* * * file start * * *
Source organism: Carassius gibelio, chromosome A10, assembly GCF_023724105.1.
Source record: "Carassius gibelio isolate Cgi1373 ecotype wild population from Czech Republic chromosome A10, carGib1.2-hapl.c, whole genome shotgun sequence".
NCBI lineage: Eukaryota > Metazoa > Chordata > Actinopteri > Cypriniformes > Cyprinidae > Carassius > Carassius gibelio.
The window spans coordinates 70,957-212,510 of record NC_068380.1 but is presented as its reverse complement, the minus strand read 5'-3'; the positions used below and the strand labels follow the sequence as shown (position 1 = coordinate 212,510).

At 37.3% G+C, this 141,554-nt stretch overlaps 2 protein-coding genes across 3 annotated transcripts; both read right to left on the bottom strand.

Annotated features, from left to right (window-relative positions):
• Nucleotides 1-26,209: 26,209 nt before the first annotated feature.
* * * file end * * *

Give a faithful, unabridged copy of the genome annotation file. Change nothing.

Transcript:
Source organism: Carassius gibelio, chromosome A10, assembly GCF_023724105.1.
Source record: "Carassius gibelio isolate Cgi1373 ecotype wild population from Czech Republic chromosome A10, carGib1.2-hapl.c, whole genome shotgun sequence".
NCBI lineage: Eukaryota > Metazoa > Chordata > Actinopteri > Cypriniformes > Cyprinidae > Carassius > Carassius gibelio.
The window spans coordinates 70,957-212,510 of record NC_068380.1 but is presented as its reverse complement, the minus strand read 5'-3'; the positions used below and the strand labels follow the sequence as shown (position 1 = coordinate 212,510).

At 37.3% G+C, this 141,554-nt stretch overlaps 2 protein-coding genes across 3 annotated transcripts; both read right to left on the bottom strand.

Annotated features, from left to right (window-relative positions):
• Nucleotides 1-26,209: 26,209 nt before the first annotated feature.